A string of secret Santas in Massachusetts made their way to local Toys "R" Us stores last week and paid thousands of their own dollars to pay off all of the stores' layaway orders in efforts to help families in financial need put gifts under the Christmas tree for their children.
The pay it forward-type of Christmas initiative took prominence last Wednesday at a Toys "R" Us in Bellingham, Massachusetts where an unidentified woman, known only as the "Layaway Angel" paid nearly $20,000 of her own money to bless hard working parents by closing out all of the store's 154 layaway orders. Each balance varied from just a few bucks to over a few hundred dollars.
One parent, who along with her kids is a beneficiary of the "Layaway Angel's" Christmas generosity, told the Milford Daily News that she was surprised when she received a call from Toys "R" Us telling her to come pick up her layaway order because her balance had already been paid for. more >>
An abortion provider whose clinic has been in operation since the 1980s has been arrested on charges of providing abortion-inducing drugs to women who were not pregnant.
Authorities arrested Nareshkumar G. Patel of Warr Acres at his clinic on Tuesday, later being booked into the Oklahoma County jail.
The evangelical humanitarian organization Samaritan's Purse airlifted over 60,000 gift-filled shoeboxes on Wednesday to the Kurdish-controlled region of Northern Iraq, intending to provide hope to children living as refugees after they were forced to flee their homes to escape from the wrath of the Islamic State.
Through Operation Christmas Child, a program run by evangelist Franklin Graham and his Samaritan's Purse organization, people from all over the United States, United Kingdom and Canada have combined efforts to fill up 60,000 shoeboxes with small gifts and uplifting messages, which will be flown from Baltimore-Washington International Airport to the city of Erbil in Iraqi Kurdistan.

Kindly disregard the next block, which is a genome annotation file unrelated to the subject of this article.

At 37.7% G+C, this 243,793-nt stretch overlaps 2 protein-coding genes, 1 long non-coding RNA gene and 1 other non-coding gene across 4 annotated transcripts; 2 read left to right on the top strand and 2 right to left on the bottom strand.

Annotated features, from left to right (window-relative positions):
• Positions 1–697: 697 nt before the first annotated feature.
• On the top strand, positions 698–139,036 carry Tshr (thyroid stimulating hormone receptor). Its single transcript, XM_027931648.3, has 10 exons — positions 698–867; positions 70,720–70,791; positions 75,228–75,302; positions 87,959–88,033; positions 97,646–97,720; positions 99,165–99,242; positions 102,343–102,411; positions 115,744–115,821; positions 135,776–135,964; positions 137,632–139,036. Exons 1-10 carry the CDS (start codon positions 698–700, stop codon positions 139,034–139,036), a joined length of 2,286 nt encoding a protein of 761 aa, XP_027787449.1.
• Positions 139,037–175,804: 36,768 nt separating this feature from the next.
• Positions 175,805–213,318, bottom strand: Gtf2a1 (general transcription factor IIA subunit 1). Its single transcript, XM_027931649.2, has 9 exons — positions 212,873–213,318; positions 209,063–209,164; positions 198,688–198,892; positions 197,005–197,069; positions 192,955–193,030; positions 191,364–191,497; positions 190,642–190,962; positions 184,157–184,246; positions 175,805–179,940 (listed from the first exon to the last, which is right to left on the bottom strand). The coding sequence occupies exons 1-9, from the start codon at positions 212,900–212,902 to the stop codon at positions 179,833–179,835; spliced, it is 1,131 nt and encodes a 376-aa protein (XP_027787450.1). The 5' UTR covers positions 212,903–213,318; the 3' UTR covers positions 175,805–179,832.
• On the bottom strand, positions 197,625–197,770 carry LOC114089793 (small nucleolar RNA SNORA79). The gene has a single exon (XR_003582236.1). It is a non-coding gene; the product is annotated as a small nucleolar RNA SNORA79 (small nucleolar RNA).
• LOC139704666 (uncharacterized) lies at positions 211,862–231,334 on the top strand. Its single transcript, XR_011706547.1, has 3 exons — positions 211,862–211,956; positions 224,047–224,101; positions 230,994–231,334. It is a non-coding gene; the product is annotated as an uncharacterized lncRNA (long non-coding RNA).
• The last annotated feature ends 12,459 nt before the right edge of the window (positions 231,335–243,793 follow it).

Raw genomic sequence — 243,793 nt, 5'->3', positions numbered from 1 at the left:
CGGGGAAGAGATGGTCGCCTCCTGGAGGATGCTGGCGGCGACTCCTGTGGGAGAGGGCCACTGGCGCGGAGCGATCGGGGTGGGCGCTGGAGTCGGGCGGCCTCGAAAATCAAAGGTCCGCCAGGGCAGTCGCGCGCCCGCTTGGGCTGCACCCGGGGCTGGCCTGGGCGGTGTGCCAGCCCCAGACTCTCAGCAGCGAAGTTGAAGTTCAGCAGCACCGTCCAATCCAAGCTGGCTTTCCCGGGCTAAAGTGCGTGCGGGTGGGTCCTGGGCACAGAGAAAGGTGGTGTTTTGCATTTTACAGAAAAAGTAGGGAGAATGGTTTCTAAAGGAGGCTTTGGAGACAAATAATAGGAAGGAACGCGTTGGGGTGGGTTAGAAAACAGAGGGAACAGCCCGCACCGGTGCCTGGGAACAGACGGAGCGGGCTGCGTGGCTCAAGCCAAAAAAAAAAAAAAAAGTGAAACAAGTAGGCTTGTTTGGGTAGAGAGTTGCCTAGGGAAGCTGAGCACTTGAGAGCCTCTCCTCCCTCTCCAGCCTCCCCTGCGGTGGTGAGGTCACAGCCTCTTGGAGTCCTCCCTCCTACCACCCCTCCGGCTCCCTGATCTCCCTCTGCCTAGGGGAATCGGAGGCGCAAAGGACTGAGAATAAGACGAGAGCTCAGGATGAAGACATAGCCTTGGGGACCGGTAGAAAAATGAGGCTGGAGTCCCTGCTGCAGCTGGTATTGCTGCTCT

With Samaritan's Purse already supporting a major refugee camp in the town by airlifting supplies in October, the Operation Christmas Child airlift is the second that Samaritan's Purse has conducted to support the refugees living in Iraq. more >>
At least four people have died, while over a million people were forced to evacuate their homes after Typhoon Hagupit hit the Philippines over the weekend. But many people are thankful that the damage wasn't worse, given that last year's "super typhoon" Haiyan killed thousands.
"We're happy that we've learned our lessons from our past experiences. This is a good sign," said Gwendolyn Pang, secretary general of the Philippine Red Cross.
"We saw that with preparation and being alert we prevented tragedy and harm, we took our countrymen away from harm," added Interior Secretary Manuel Roxas. "It is sad to hear news of deaths, but this is very low, way below what the potential was." more >>
In a precedential ruling, Britain's Court of Appeal ruled on Thursday that mothers who excessively drink while pregnant are not criminally responsible for causing life-long disabilities to their unborn babies and children born permanently harmed by their mother's alcohol abuse are not eligible to receive criminal injury compensation from the government.
Attorneys representing a 7-year-old girl, who is known only as CP and was born with severe brain damage because her mother consumed either half a bottle of vodka or eight cans of lager per day, petitioned the court to grant her compensation funds from Britain's Criminal Injuries Compensation Authority.
However, the three-judge panel ruled that a fetus cannot be considered a person under British law because they do not have a "legal personality" and are just an "organism" in the mother's womb. The court also deemed that since pregnant alcohol abuse has not been criminalized by Parliament, the mother had not committed a crime. more >>
The District of Columbia has delayed a vote on a bill mandating all businesses cover abortion in their insurance programs regardless of the business owner's moral objections.
In a decision made on Tuesday afternoon, the Council of the District of Columbia pulled the Reproductive Health Non-Discrimination Amendment Act of 2014 off the agenda.
Months after the D.C.-based U.S. Supreme Court ruled in Burwell v. Hobby Lobby that closely-held businesses were exempt from the federal government's birth control mandate, the D.C. Council had on their agenda a bill that undermined this exemption. more >>